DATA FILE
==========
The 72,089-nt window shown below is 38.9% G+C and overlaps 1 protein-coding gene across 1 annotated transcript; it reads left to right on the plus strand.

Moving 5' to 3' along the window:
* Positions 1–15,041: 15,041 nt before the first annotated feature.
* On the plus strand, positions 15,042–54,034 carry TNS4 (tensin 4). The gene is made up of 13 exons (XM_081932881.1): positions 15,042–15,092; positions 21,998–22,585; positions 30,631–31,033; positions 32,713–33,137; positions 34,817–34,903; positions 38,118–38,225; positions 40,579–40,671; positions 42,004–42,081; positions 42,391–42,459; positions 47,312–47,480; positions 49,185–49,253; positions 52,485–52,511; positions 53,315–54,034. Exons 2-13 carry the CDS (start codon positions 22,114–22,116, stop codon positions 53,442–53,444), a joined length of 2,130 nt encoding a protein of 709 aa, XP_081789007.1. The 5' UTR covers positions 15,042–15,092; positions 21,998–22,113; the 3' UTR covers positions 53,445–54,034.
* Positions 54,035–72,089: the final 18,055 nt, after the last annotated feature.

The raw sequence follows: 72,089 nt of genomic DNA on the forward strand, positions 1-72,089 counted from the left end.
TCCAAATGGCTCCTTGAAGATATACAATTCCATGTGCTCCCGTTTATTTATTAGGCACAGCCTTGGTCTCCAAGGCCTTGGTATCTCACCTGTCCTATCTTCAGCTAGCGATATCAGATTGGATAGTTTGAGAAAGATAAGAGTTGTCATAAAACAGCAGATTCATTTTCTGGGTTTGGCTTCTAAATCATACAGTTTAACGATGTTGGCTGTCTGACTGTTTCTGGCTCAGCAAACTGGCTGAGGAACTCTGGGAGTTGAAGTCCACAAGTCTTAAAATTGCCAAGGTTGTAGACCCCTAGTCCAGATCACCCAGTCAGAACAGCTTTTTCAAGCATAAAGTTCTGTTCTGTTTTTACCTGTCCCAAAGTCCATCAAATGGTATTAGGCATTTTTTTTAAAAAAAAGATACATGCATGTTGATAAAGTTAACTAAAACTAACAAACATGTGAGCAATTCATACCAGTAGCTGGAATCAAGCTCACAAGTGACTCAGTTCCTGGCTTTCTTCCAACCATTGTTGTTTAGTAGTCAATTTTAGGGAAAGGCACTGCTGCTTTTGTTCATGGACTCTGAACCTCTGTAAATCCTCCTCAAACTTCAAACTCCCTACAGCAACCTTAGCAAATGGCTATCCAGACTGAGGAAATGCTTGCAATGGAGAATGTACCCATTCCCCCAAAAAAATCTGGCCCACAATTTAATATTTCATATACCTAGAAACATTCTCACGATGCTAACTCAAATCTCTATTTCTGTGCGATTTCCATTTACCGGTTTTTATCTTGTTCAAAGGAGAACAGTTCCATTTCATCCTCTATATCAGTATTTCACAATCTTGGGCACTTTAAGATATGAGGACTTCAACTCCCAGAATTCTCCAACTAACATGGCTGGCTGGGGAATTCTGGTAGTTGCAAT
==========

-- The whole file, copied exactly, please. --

The 72,089-nt window shown below is 38.9% G+C and overlaps 1 protein-coding gene across 1 annotated transcript; it reads left to right on the plus strand.

Moving 5' to 3' along the window:
* Positions 1–15,041: 15,041 nt before the first annotated feature.
* On the plus strand, positions 15,042–54,034 carry TNS4 (tensin 4). The gene is made up of 13 exons (XM_081932881.1): positions 15,042–15,092; positions 21,998–22,585; positions 30,631–31,033; positions 32,713–33,137; positions 34,817–34,903; positions 38,118–38,225; positions 40,579–40,671; positions 42,004–42,081; positions 42,391–42,459; positions 47,312–47,480; positions 49,185–49,253; positions 52,485–52,511; positions 53,315–54,034. Exons 2-13 carry the CDS (start codon positions 22,114–22,116, stop codon positions 53,442–53,444), a joined length of 2,130 nt encoding a protein of 709 aa, XP_081789007.1. The 5' UTR covers positions 15,042–15,092; positions 21,998–22,113; the 3' UTR covers positions 53,445–54,034.
* Positions 54,035–72,089: the final 18,055 nt, after the last annotated feature.

The raw sequence follows: 72,089 nt of genomic DNA on the forward strand, positions 1-72,089 counted from the left end.
TCCAAATGGCTCCTTGAAGATATACAATTCCATGTGCTCCCGTTTATTTATTAGGCACAGCCTTGGTCTCCAAGGCCTTGGTATCTCACCTGTCCTATCTTCAGCTAGCGATATCAGATTGGATAGTTTGAGAAAGATAAGAGTTGTCATAAAACAGCAGATTCATTTTCTGGGTTTGGCTTCTAAATCATACAGTTTAACGATGTTGGCTGTCTGACTGTTTCTGGCTCAGCAAACTGGCTGAGGAACTCTGGGAGTTGAAGTCCACAAGTCTTAAAATTGCCAAGGTTGTAGACCCCTAGTCCAGATCACCCAGTCAGAACAGCTTTTTCAAGCATAAAGTTCTGTTCTGTTTTTACCTGTCCCAAAGTCCATCAAATGGTATTAGGCATTTTTTTTAAAAAAAAGATACATGCATGTTGATAAAGTTAACTAAAACTAACAAACATGTGAGCAATTCATACCAGTAGCTGGAATCAAGCTCACAAGTGACTCAGTTCCTGGCTTTCTTCCAACCATTGTTGTTTAGTAGTCAATTTTAGGGAAAGGCACTGCTGCTTTTGTTCATGGACTCTGAACCTCTGTAAATCCTCCTCAAACTTCAAACTCCCTACAGCAACCTTAGCAAATGGCTATCCAGACTGAGGAAATGCTTGCAATGGAGAATGTACCCATTCCCCCAAAAAAATCTGGCCCACAATTTAATATTTCATATACCTAGAAACATTCTCACGATGCTAACTCAAATCTCTATTTCTGTGCGATTTCCATTTACCGGTTTTTATCTTGTTCAAAGGAGAACAGTTCCATTTCATCCTCTATATCAGTATTTCACAATCTTGGGCACTTTAAGATATGAGGACTTCAACTCCCAGAATTCTCCAACTAACATGGCTGGCTGGGGAATTCTGGTAGTTGCAAT